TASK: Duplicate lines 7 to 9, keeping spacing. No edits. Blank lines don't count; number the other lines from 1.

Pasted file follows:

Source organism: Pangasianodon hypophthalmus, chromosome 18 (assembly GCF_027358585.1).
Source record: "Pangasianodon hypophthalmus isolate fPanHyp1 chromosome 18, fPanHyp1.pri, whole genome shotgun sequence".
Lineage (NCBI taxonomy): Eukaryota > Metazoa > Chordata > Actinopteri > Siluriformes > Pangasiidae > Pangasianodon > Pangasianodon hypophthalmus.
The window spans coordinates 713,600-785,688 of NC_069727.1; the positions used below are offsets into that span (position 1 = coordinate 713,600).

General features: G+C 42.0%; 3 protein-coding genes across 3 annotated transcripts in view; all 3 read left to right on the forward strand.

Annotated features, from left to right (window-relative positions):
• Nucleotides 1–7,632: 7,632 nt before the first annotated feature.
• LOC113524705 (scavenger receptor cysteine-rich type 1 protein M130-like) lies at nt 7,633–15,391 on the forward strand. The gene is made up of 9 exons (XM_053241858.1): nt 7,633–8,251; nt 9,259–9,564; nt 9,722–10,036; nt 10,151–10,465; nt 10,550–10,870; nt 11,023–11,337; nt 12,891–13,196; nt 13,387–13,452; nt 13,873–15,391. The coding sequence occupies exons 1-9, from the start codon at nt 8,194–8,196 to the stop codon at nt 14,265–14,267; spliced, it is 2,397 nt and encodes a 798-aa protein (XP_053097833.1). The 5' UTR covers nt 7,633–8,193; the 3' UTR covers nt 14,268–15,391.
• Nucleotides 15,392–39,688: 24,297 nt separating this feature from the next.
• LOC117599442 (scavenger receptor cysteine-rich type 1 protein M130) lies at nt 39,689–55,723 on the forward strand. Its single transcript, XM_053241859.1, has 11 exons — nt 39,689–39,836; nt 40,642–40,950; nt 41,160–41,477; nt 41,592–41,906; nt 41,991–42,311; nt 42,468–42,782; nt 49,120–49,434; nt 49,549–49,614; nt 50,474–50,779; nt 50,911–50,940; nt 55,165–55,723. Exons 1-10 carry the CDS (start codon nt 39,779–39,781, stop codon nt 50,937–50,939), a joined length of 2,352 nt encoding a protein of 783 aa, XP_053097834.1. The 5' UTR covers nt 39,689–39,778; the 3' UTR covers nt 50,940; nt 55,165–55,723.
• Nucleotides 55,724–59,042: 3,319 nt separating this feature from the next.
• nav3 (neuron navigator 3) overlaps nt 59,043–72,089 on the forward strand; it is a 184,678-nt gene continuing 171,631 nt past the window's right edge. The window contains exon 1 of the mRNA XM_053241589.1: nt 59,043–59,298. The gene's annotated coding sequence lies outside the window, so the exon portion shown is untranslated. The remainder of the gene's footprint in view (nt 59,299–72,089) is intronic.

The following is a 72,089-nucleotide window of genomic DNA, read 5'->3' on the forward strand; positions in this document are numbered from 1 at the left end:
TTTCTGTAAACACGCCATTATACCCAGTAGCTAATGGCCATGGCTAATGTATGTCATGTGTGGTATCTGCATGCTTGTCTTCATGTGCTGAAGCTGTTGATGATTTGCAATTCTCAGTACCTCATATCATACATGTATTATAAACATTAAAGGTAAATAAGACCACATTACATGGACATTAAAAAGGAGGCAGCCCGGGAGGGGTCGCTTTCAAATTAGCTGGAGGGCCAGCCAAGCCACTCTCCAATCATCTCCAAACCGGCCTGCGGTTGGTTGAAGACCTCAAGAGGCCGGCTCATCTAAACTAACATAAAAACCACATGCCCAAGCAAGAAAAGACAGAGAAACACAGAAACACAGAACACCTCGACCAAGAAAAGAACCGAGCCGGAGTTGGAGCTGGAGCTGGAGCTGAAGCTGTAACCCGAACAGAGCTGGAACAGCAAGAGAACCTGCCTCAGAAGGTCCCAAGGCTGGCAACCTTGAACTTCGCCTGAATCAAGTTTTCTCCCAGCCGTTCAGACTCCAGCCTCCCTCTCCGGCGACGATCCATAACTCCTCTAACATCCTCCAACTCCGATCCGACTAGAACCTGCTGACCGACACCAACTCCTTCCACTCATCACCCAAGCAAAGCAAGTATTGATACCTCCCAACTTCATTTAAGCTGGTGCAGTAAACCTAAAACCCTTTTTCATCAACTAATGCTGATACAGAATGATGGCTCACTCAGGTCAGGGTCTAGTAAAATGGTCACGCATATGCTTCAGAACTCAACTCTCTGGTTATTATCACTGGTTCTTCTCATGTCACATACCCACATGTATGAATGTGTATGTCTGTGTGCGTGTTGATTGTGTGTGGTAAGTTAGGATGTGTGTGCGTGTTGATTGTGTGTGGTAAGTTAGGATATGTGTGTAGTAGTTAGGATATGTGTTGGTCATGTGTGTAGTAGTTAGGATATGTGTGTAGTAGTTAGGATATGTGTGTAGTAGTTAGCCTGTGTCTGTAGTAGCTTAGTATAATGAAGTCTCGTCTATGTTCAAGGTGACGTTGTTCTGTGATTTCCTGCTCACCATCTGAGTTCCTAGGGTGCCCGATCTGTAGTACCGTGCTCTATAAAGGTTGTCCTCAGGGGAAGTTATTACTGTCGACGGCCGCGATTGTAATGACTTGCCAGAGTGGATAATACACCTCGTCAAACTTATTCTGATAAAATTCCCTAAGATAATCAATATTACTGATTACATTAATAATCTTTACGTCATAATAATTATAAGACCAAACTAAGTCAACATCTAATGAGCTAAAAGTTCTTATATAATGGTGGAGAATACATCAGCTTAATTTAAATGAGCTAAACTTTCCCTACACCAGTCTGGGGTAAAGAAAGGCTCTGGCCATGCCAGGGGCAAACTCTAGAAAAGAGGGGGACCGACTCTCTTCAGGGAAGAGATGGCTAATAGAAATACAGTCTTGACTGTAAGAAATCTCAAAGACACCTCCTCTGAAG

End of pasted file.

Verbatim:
• Nucleotides 1–7,632: 7,632 nt before the first annotated feature.
• LOC113524705 (scavenger receptor cysteine-rich type 1 protein M130-like) lies at nt 7,633–15,391 on the forward strand. The gene is made up of 9 exons (XM_053241858.1): nt 7,633–8,251; nt 9,259–9,564; nt 9,722–10,036; nt 10,151–10,465; nt 10,550–10,870; nt 11,023–11,337; nt 12,891–13,196; nt 13,387–13,452; nt 13,873–15,391. The coding sequence occupies exons 1-9, from the start codon at nt 8,194–8,196 to the stop codon at nt 14,265–14,267; spliced, it is 2,397 nt and encodes a 798-aa protein (XP_053097833.1). The 5' UTR covers nt 7,633–8,193; the 3' UTR covers nt 14,268–15,391.
• Nucleotides 15,392–39,688: 24,297 nt separating this feature from the next.